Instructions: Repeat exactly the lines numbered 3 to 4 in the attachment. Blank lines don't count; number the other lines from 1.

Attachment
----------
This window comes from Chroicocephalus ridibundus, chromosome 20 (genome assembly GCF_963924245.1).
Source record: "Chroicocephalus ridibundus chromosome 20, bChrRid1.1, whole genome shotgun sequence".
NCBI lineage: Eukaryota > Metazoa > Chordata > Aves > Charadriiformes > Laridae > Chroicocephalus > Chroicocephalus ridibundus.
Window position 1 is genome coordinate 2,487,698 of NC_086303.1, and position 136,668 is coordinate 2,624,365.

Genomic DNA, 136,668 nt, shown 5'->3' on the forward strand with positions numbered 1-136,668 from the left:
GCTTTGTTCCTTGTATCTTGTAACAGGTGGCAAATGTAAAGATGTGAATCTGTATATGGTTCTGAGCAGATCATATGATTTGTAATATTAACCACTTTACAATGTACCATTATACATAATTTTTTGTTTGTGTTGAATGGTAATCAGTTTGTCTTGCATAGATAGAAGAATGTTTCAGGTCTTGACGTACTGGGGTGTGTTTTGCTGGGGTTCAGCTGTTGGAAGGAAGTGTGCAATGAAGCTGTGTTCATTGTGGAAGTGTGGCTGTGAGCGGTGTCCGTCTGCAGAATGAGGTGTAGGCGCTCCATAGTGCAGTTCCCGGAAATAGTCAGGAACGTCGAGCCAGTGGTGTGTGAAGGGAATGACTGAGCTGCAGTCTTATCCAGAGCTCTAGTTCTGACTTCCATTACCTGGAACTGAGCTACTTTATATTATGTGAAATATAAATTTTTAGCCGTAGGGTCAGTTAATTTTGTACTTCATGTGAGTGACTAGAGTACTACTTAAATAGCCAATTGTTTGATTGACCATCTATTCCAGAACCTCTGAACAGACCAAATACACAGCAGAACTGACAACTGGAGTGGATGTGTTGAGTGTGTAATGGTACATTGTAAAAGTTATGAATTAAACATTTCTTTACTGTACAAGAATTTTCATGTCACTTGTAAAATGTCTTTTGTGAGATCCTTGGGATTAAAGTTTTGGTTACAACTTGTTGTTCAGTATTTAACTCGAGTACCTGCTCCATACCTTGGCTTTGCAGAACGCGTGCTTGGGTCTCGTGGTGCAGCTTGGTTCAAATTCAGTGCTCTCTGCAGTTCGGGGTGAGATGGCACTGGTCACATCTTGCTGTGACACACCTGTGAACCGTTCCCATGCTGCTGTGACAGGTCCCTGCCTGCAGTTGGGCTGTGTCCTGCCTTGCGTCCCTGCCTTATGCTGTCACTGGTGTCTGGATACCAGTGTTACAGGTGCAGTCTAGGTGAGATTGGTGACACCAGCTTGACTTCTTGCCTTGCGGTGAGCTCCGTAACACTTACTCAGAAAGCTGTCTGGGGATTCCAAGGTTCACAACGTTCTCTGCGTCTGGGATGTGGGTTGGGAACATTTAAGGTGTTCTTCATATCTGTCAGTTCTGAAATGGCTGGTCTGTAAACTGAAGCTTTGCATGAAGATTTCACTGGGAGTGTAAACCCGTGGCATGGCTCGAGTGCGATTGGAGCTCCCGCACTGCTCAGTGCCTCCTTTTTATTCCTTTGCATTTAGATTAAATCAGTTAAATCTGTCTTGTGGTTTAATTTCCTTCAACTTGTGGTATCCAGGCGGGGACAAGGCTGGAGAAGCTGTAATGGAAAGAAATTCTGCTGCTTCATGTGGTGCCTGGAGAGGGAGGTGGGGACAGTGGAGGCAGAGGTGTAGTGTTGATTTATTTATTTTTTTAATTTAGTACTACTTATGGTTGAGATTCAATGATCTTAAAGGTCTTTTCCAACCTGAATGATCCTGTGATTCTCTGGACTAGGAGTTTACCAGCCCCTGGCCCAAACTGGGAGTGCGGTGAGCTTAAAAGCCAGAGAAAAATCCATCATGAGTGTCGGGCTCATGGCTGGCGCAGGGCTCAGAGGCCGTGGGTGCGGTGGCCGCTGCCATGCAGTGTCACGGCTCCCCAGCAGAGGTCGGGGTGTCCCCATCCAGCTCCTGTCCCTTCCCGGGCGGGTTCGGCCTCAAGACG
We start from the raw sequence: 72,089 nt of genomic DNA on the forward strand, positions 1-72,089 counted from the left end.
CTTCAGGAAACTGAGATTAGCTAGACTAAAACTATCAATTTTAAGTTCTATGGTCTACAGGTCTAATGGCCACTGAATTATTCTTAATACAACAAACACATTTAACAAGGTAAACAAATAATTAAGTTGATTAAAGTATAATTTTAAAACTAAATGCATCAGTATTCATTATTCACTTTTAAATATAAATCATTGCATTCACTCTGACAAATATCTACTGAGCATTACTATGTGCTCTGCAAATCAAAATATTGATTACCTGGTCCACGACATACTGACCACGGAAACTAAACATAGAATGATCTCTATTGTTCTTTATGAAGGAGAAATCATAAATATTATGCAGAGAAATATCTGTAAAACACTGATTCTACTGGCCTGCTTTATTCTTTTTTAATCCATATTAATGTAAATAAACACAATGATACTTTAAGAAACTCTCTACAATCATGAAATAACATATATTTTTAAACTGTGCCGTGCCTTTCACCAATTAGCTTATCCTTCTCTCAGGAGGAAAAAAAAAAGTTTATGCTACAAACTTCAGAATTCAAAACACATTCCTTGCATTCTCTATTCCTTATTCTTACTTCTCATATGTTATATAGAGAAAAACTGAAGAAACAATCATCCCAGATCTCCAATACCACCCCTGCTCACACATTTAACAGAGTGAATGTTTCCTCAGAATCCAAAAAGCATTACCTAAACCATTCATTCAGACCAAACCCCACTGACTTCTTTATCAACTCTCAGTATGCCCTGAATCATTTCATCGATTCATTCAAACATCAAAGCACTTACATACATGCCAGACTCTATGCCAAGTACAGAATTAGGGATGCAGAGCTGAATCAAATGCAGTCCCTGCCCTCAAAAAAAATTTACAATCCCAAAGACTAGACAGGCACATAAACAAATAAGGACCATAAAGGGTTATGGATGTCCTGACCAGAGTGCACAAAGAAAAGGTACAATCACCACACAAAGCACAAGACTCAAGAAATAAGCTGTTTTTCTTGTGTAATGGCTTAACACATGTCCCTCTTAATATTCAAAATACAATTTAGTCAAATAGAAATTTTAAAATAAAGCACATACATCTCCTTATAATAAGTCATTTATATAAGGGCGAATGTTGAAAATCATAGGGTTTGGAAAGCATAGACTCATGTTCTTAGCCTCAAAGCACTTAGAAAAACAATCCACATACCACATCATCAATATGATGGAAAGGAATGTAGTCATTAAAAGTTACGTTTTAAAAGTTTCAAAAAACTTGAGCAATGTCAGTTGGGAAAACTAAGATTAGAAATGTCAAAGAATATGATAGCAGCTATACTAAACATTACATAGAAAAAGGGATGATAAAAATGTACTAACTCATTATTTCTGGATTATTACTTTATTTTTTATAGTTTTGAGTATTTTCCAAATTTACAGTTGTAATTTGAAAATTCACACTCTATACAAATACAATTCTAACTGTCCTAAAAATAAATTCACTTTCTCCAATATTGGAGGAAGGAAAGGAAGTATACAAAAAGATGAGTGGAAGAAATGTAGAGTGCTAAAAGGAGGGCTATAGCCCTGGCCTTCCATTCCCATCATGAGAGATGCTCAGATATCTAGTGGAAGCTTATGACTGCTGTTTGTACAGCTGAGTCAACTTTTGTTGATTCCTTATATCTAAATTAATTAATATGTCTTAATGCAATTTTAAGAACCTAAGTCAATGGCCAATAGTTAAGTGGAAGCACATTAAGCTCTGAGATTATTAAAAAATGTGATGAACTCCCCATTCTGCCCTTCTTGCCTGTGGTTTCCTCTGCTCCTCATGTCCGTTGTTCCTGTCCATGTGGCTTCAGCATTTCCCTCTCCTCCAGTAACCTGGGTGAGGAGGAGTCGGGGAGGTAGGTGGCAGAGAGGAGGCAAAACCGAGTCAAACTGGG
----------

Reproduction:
NCBI lineage: Eukaryota > Metazoa > Chordata > Aves > Charadriiformes > Laridae > Chroicocephalus > Chroicocephalus ridibundus.
Window position 1 is genome coordinate 2,487,698 of NC_086303.1, and position 136,668 is coordinate 2,624,365.